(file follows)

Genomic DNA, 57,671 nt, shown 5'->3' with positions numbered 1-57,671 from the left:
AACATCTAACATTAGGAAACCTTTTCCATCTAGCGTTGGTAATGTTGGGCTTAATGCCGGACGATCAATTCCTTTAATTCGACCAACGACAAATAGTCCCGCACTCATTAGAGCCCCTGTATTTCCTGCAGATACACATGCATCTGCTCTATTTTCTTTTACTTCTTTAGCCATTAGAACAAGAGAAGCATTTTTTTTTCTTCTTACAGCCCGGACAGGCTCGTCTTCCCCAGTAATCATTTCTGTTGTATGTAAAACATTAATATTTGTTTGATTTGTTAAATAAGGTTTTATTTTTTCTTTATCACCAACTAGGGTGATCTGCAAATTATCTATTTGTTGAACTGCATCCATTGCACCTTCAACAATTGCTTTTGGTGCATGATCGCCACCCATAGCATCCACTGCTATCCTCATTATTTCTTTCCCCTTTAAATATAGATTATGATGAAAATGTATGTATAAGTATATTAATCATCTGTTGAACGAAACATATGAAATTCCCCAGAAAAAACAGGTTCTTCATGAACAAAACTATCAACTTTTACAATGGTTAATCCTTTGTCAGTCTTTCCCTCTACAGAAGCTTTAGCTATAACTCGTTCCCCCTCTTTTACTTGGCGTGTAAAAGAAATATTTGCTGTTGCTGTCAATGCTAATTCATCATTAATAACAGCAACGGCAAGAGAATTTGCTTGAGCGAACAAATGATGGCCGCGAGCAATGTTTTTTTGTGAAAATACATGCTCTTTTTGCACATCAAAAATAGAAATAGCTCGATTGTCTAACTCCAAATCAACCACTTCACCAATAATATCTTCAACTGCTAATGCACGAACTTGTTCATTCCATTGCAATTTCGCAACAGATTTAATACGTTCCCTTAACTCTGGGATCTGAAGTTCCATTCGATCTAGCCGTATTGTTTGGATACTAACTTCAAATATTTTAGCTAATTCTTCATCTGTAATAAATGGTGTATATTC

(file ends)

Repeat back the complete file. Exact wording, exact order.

Genomic DNA, 57,671 nt, shown 5'->3' with positions numbered 1-57,671 from the left:
AACATCTAACATTAGGAAACCTTTTCCATCTAGCGTTGGTAATGTTGGGCTTAATGCCGGACGATCAATTCCTTTAATTCGACCAACGACAAATAGTCCCGCACTCATTAGAGCCCCTGTATTTCCTGCAGATACACATGCATCTGCTCTATTTTCTTTTACTTCTTTAGCCATTAGAACAAGAGAAGCATTTTTTTTTCTTCTTACAGCCCGGACAGGCTCGTCTTCCCCAGTAATCATTTCTGTTGTATGTAAAACATTAATATTTGTTTGATTTGTTAAATAAGGTTTTATTTTTTCTTTATCACCAACTAGGGTGATCTGCAAATTATCTATTTGTTGAACTGCATCCATTGCACCTTCAACAATTGCTTTTGGTGCATGATCGCCACCCATAGCATCCACTGCTATCCTCATTATTTCTTTCCCCTTTAAATATAGATTATGATGAAAATGTATGTATAAGTATATTAATCATCTGTTGAACGAAACATATGAAATTCCCCAGAAAAAACAGGTTCTTCATGAACAAAACTATCAACTTTTACAATGGTTAATCCTTTGTCAGTCTTTCCCTCTACAGAAGCTTTAGCTATAACTCGTTCCCCCTCTTTTACTTGGCGTGTAAAAGAAATATTTGCTGTTGCTGTCAATGCTAATTCATCATTAATAACAGCAACGGCAAGAGAATTTGCTTGAGCGAACAAATGATGGCCGCGAGCAATGTTTTTTTGTGAAAATACATGCTCTTTTTGCACATCAAAAATAGAAATAGCTCGATTGTCTAACTCCAAATCAACCACTTCACCAATAATATCTTCAACTGCTAATGCACGAACTTGTTCATTCCATTGCAATTTCGCAACAGATTTAATACGTTCCCTTAACTCTGGGATCTGAAGTTCCATTCGATCTAGCCGTATTGTTTGGATACTAACTTCAAATATTTTAGCTAATTCTTCATCTGTAATAAATGGTGTATATTC